On the weekend before the opening gavel of what’s being dubbed the Harvard affirmative-action trial, a record-breaking 597 of my fellow members of the class of ’88 and I, along with alumni from other reunion classes, were seated in a large lecture hall, listening to the new president of Harvard, Lawrence Bacow, address the issue of diversity in the admissions process. What he said—and I’m paraphrasing, because I didn’t record it—was that he could fill five whole incoming classes with valedictorians who’d received a perfect score on the SAT, but that’s not what Harvard is or will ever be. Harvard tries—and succeeds, to my mind—to fill its limited spots with a diversity not only of race and class but also of geography, politics, interests, intellectual fields of study, and worldviews.
Smith College's unusual ceremony is more than just a silly tradition.
Smith College’s annual commencement ceremony begins like any other: Graduating seniors at the women’s liberal-arts college are called up one by one to collect their diploma from the president. Perhaps some students exchange a wink with the regalia-clad honorary-degree recipients nearby as they stride across a platform overlooking the dorms they’d for years called home; others may pause to flip their cap’s tassel while blowing a kiss to the sea of parents who have long awaited this milestone commemorating their daughter’s metamorphosis from undergraduate to alumna.
Except the moment, technically, hasn’t happened quite yet: The name, degree, and accolades printed inside each padded holder seldom belong to the woman who receives it. They very likely belong, rather, to one of her nearly 700 classmates.
From joy and attachment to anxiety and protectiveness, mothering behavior begins with biochemical reactions.
The artist Sarah Walker once told me that becoming a mother is like discovering the existence of a strange new room in the house where you already live. I always liked Walker's description because it’s more precise than the shorthand most people use for life with a newborn: Everything changes.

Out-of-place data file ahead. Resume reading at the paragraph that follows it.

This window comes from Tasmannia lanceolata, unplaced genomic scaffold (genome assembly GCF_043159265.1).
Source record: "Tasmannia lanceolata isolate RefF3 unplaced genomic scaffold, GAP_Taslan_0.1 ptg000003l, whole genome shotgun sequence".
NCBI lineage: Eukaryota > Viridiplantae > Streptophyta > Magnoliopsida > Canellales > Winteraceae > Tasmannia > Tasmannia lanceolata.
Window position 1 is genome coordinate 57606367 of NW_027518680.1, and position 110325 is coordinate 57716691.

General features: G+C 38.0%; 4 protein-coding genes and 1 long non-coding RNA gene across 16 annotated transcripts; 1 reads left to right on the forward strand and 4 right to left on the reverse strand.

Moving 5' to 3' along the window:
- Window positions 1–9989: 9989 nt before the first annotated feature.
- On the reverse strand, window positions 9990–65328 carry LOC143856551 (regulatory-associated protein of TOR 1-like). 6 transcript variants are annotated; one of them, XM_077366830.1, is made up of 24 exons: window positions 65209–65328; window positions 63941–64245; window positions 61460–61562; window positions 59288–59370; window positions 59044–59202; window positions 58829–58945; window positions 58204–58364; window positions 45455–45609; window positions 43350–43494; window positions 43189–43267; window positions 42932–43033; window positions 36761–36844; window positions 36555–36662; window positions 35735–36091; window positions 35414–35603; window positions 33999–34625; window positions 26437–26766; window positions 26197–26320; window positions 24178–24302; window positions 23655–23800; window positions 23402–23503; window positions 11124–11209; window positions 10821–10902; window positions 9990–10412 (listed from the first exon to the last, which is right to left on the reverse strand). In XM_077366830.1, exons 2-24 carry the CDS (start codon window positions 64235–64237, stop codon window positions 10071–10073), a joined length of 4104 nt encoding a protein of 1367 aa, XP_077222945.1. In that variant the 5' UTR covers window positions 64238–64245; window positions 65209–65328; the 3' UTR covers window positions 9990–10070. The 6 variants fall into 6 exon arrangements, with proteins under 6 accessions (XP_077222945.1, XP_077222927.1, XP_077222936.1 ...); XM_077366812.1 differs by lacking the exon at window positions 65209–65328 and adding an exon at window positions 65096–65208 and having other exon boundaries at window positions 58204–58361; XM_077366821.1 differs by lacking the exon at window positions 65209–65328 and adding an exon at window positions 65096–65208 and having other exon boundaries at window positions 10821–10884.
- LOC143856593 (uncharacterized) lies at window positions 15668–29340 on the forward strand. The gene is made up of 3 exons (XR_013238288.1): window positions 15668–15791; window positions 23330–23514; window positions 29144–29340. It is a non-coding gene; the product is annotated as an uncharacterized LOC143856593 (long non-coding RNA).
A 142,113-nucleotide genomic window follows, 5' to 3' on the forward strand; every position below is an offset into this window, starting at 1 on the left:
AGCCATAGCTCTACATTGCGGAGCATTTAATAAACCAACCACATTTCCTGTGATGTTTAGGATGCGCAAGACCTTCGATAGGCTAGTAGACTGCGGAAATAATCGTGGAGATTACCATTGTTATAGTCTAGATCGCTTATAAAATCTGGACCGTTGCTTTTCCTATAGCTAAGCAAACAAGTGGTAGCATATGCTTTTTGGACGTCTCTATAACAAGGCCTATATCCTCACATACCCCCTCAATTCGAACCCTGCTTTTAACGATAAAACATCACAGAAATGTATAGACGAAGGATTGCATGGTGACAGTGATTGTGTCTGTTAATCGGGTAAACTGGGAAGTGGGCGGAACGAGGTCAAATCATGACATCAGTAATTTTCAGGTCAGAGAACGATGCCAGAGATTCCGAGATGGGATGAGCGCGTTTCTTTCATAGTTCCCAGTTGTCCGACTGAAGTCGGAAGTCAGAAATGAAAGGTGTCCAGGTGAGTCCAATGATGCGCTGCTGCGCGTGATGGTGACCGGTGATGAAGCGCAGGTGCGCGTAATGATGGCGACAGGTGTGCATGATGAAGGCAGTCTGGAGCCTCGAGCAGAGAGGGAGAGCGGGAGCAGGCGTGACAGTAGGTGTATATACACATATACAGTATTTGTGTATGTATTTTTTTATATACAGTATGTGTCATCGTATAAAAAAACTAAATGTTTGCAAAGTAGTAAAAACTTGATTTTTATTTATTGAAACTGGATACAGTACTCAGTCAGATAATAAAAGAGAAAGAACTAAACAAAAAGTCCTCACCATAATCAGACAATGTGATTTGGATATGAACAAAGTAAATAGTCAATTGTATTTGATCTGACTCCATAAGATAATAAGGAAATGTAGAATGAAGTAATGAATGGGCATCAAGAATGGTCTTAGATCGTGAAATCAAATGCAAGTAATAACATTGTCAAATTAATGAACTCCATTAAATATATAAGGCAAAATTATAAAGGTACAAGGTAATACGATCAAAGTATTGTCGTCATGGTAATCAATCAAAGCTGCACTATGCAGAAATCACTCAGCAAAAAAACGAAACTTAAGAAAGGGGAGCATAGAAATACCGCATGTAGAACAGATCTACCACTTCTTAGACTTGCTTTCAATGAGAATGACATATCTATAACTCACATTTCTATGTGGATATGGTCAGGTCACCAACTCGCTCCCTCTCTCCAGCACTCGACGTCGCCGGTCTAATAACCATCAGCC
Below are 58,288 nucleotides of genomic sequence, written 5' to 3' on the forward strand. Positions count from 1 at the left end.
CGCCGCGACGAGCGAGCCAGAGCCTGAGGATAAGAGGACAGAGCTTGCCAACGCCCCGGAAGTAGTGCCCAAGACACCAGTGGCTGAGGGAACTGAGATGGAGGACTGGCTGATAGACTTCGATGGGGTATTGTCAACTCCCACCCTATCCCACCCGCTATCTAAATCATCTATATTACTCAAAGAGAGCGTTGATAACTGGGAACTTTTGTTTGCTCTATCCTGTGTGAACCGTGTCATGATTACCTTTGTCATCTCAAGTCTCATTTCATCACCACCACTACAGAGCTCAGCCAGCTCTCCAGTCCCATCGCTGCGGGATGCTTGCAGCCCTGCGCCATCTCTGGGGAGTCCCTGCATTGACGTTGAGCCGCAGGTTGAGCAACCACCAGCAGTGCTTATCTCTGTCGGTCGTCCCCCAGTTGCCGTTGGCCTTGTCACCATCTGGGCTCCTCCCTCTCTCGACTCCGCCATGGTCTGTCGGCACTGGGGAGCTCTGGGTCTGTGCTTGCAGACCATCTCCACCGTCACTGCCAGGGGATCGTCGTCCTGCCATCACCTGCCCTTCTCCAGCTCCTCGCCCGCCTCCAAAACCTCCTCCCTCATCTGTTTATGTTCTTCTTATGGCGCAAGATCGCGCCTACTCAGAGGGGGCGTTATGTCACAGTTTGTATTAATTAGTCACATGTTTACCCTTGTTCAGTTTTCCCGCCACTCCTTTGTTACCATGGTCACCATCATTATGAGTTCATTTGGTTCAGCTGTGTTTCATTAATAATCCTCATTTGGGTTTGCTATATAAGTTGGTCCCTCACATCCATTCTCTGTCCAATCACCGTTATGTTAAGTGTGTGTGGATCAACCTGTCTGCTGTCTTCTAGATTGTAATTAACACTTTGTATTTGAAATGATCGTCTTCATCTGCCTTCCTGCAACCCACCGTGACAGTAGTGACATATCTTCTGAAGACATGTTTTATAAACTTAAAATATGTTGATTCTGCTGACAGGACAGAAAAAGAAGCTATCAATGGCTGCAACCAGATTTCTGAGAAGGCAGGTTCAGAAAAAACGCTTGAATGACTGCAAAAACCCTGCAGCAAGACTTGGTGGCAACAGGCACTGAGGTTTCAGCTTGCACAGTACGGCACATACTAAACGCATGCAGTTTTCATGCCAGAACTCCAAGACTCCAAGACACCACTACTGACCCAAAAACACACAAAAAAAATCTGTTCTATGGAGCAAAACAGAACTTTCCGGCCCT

Because a lot of things do change, of course, but for new mothers, some of the starkest differences are also the most intimate ones—the emotional changes. Which, it turns out, are also largely neurological.
Even before a woman gives birth, pregnancy tinkers with the very structure of her brain, several neurologists told me. After centuries of observing behavioral changes in new mothers, scientists are only recently beginning to definitively link the way a woman acts with what's happening in her prefrontal cortex, midbrain, parietal lobes, and elsewhere. Gray matter becomes more concentrated. Activity increases in regions that control empathy, anxiety, and social interaction. On the most basic level, these changes, prompted by a flood of hormones during pregnancy and in the postpartum period, help attract a new mother to her baby. In other words, those maternal feelings of overwhelming love, fierce protectiveness, and constant worry begin with reactions in the brain.
As an ideology, Hindu nationalism is not even 100 years old—but it has dramatically reshaped politics in India, with Narendra Modi’s help.
VARANASI, India—The seven pandits draped in cloth of gold are clearly competing against the five in saffron. In front of thousands of assembled pilgrims, each bevy of priests furiously recites Sanskrit chants, deftly swinging pyramids of flaming oil lamps, banging on bells and blowing on conch shells, wafting thick clouds of incense over the moonlit waters of the limpid, unlistening Ganges. The celebration of Ganga Aarti has taken place daily at this spot for hundreds, or perhaps thousands, of years.
This is Hinduism. But it is not Hindutva, the creed of the governing Bharatiya Janata Party (BJP). And the difference between them—between the practices of faith and politics—may determine the future of what will soon be the largest nation on Earth.